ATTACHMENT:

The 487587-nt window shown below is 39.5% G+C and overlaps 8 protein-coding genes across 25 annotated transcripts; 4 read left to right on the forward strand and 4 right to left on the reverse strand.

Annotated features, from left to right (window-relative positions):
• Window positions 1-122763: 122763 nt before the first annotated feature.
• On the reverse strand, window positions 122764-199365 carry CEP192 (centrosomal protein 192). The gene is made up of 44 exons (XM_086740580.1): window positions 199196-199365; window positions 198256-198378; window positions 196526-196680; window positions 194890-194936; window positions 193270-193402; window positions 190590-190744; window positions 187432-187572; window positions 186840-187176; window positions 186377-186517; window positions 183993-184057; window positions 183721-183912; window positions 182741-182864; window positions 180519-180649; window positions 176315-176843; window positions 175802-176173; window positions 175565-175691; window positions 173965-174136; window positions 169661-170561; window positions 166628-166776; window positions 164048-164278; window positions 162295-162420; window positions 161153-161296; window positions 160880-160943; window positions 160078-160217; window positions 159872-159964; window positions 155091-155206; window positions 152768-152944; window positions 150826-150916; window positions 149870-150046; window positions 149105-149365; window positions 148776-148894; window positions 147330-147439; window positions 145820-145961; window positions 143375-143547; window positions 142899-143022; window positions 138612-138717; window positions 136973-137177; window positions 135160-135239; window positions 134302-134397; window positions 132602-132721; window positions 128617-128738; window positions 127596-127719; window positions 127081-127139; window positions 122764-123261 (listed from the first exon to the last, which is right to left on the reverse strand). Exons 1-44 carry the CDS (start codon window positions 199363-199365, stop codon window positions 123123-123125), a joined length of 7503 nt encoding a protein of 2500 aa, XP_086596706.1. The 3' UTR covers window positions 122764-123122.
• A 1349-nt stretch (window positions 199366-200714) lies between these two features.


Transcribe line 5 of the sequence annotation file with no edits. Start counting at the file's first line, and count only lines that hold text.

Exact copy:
• A 1349-nt stretch (window positions 199366-200714) lies between these two features.